A STING in the Tail for Cancer

Recently, we described the accumulation of small cytoplasmic DNA fragments after therapeutic DNA damage, including radiotherapy and chemotherapy (Erdal et al, Genes & Dev. 2017). This induced the expression of a set of interferon (IFN)-stimulated genes comprising the ‘IFN-related DNA damage resistance signature’ (IRDS). The IRDS strongly correlates with resistance to cancer therapy and a worse outcome for patients. While classically, during viral infection, the presence of foreign (viral) DNA in the cytoplasm of host cells initiates type-I IFN production as part of the innate immune system, how ‘self’ DNA is released from the nucleus of cancer cells during therapy to induce IFN signalling remains unknown. Employing deep sequencing and cutting-edge bioinformatic approaches, we aim to reveal the identity of these DNA fragments. Using ultra-resolution microscopy, genome editing techniques and biochemistry, we will define how the DNA fragments are produced. Moreover, we will determine how this ‘self’ DNA engages with the innate immune sensors including the key sensor, cGAS-STING, and analyse induction of the IFN response in clinical breast cancer samples. This will reveal new targets for future therapeutic intervention, and integrate with small molecule inhibitor discovery programmes to target DNA processing enzymes that are underway in our laboratories.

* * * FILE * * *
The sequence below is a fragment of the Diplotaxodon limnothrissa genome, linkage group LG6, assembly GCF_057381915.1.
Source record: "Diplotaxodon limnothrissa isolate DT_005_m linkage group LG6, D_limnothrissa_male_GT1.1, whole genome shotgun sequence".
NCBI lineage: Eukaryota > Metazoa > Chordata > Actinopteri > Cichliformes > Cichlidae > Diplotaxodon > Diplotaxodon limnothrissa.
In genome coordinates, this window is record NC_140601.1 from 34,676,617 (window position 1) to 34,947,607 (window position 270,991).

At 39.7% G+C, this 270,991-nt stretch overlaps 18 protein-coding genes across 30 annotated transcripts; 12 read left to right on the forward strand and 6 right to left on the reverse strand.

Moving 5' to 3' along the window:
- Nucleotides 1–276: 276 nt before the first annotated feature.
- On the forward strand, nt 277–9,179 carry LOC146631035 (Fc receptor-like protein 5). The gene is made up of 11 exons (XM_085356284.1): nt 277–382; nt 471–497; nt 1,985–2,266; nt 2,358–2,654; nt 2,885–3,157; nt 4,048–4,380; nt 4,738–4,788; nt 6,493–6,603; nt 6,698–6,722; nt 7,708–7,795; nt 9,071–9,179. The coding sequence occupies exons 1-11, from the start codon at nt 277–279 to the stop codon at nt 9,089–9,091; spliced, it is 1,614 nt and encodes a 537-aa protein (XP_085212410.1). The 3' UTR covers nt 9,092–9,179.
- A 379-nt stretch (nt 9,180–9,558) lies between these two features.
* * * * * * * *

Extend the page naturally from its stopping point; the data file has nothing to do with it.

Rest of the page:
About Us
We aim to enhance clinical and basic cancer research in Oxford with the ultimate goal of increasing cancer cure rates.
In Oxford, we have a great wealth of broad-ranging expertise and a powerful network of cancer researchers.
Study With Us
Our graduate training programmes for both scientists and clinicians are internationally recognised.